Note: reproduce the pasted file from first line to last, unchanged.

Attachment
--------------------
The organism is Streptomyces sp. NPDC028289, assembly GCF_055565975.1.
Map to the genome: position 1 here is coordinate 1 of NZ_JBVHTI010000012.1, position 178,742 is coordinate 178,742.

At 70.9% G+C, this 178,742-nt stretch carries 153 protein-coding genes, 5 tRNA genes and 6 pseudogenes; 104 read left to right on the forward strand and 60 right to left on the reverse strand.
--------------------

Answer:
The organism is Streptomyces sp. NPDC028289, assembly GCF_055565975.1.
Map to the genome: position 1 here is coordinate 1 of NZ_JBVHTI010000012.1, position 178,742 is coordinate 178,742.

At 70.9% G+C, this 178,742-nt stretch carries 153 protein-coding genes, 5 tRNA genes and 6 pseudogenes; 104 read left to right on the forward strand and 60 right to left on the reverse strand.